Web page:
Thursday, July 31, 2008
By Steven L. Taylor

Yesterday, I noted that Turkey’s ruling AKP1 had been spared from banning by the country’s highest court, but that the court had also ruled to cut it’s funding. As was noted in the comment section of the post, such a cut is potentially quite serious.

The CSM referred to the ruling as a suspension of funding (but says nothing else about that aspect of the decision):

a majority also voted to suspend public funding for the party stated that half of the party’s state funding was removed. The Economist noted:

By stopping short but cutting off some public money, the judges have instead sent a signal to Mr Erdogan and yet avoided a huge confrontation.

A different Economist story has more details:

This is expected to be the loss of half of AK’s state funding, which amounted to 47m Turkish lira ($40m) last year.

The only full explanation of the implications of the funding issue can be found the NYT’s write-up about the ruling:

There appear to be no practical implications for the party aside from the cut in financing, which is expected to be made up from other sources in the party’s vast middle- and upper-class network of supporters.

As such, the cut in funding would appear to amount to a substantial fine more than a crippling blow to the operating budget of the party and, if this is an accurate explanation, mean that there will be no diminution in the party’s ability to mount electoral campaigns in the future. 2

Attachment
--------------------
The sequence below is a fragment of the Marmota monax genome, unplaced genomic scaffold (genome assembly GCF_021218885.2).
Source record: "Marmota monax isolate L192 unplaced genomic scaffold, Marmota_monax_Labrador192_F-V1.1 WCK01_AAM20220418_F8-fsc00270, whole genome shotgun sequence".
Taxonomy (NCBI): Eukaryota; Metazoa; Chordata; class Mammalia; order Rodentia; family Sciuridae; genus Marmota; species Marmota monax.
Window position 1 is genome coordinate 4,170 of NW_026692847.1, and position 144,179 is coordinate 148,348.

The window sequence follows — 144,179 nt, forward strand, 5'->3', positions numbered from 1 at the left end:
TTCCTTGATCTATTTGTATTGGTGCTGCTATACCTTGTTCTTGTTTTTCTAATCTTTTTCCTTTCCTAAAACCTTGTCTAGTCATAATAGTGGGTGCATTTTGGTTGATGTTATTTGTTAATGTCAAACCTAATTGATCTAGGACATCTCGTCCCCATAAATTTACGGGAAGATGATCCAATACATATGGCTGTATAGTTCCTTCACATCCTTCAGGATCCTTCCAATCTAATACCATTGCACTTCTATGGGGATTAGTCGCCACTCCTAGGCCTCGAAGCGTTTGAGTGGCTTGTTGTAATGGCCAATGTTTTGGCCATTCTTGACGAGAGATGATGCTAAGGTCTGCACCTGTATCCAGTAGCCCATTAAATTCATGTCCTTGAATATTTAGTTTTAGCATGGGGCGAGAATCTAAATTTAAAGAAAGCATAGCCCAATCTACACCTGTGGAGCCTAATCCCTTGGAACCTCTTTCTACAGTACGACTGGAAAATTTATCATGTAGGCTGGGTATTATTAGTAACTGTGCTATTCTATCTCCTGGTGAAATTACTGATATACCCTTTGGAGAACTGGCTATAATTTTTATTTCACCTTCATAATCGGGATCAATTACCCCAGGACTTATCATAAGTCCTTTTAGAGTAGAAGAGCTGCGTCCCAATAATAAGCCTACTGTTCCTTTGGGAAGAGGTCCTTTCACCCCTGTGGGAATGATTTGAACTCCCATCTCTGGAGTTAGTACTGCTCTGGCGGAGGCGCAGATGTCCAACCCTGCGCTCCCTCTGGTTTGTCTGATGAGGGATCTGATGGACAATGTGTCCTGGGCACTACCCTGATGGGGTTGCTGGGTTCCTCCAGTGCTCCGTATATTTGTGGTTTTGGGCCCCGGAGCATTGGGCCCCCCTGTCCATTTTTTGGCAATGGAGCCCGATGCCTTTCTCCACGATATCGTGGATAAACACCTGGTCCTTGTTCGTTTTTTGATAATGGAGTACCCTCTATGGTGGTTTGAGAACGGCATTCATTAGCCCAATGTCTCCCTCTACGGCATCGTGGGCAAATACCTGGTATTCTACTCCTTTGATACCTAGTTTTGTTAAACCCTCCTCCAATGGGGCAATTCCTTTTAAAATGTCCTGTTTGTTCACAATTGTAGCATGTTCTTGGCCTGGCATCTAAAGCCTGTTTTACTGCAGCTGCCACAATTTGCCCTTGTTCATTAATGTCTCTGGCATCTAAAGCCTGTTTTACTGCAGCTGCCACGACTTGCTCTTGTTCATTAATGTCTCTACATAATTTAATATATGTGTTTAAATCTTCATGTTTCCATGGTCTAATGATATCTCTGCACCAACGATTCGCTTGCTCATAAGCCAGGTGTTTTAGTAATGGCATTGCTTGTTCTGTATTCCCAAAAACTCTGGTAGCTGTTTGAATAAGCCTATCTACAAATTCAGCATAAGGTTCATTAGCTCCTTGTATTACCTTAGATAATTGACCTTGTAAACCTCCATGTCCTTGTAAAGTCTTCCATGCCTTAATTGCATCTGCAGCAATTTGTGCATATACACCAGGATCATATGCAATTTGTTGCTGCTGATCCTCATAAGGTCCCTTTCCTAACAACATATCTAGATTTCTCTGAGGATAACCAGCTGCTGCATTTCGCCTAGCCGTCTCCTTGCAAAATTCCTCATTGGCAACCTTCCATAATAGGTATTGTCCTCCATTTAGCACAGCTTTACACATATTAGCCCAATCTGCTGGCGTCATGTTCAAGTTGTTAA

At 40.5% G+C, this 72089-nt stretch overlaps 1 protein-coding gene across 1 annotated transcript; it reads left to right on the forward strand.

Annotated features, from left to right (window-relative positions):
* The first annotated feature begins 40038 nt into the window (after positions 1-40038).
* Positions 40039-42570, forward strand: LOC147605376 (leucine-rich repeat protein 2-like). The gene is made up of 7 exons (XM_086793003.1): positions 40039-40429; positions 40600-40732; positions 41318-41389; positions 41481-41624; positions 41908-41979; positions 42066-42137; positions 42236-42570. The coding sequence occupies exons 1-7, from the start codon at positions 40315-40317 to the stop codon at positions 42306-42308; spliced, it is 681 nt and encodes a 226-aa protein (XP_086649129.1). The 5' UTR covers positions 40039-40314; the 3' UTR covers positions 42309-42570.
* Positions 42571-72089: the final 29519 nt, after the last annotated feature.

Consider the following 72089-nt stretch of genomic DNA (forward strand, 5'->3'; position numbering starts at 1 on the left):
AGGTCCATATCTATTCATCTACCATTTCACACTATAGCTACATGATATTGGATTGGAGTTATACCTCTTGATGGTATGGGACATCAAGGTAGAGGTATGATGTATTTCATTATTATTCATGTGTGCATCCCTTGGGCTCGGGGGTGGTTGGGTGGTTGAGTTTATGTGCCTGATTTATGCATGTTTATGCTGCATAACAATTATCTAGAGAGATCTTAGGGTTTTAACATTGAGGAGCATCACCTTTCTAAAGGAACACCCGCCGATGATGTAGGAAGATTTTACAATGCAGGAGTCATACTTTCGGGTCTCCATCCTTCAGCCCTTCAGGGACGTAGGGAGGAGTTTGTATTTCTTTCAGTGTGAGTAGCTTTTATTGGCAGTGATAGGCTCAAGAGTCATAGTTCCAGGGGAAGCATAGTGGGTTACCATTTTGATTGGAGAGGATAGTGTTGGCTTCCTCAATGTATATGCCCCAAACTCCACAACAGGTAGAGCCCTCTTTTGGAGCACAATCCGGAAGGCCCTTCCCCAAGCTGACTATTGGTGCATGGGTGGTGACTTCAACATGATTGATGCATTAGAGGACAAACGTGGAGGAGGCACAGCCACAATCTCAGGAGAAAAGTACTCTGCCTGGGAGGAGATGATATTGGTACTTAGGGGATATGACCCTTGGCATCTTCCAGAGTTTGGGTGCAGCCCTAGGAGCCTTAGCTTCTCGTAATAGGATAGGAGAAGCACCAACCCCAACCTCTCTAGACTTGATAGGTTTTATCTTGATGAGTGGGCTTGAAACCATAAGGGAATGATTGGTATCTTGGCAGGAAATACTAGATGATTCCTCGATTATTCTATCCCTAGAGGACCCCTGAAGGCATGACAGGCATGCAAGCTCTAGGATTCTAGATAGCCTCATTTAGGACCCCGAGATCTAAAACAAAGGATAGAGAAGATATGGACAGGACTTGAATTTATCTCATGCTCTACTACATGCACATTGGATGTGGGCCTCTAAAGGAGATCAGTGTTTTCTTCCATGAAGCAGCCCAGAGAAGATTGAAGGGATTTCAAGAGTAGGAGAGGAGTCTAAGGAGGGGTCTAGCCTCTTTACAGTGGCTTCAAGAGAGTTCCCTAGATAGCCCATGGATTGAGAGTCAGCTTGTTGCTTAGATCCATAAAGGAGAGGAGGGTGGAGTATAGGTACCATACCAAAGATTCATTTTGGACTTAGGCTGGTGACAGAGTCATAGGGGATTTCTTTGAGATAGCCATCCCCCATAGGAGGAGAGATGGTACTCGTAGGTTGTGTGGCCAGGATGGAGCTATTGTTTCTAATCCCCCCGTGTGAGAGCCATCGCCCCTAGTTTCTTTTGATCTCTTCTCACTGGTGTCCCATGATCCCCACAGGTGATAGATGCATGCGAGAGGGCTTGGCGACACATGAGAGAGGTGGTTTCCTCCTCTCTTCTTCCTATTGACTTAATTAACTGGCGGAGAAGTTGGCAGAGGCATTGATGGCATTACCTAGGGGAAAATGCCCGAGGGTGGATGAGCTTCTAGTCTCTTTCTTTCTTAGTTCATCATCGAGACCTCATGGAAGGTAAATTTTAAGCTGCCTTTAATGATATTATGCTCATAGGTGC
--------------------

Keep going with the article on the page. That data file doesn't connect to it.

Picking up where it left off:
Beyond the AKP itself, the Reuters write-up on the ruling underscores what was at stake in terms of the Turkish economy Turkish AK Party court victory is double-edged sword:

The verdict against banning a democratically elected party rescued Turkey from political chaos, which would have likely brought a halt to European Union membership talks. A closure would also have hit vital reforms and economic growth.

The turmoil had already wiped several billion dollars off the value of the Istanbul stock exchange and hurt foreign direct investment in Turkey’s $700 billion economy.

(Reuters did not comment on the funding question.)

Also in regards to economic effects, the WSJ noted:

Investors cheered the ruling. After the verdict, the local currency climbed to a four-month high, and some bank shares enjoyed a double-digit lift. The decision “has avoided a calamity,” said Chris Scicluna, an economist at Daiwa in London.

As well as:

The court judgment could also give a boost to Turkey’s long-stalled efforts to join the European Union. Olli Rehn, the EU official handling Turkey’s membership bid to the largely Christian bloc, warned in a speech early this summer that the banning of political parties isn’t in line with European norms. He described Turkey’s political tensions as a battle between “extreme” secularists and “Muslim democrats, many of whom are reformed post-Islamists.”

  1. The Justice and Development Party []
  2. As such, I feel less bad about my flippancy from yesterday. []
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One Response to “More on the AKP Ruling”

  1. More on the AKP Ruling in Turkey Says:

    [...] Here’s a follow-up which focuses mostly on the funding cut imposed by the court. [...]

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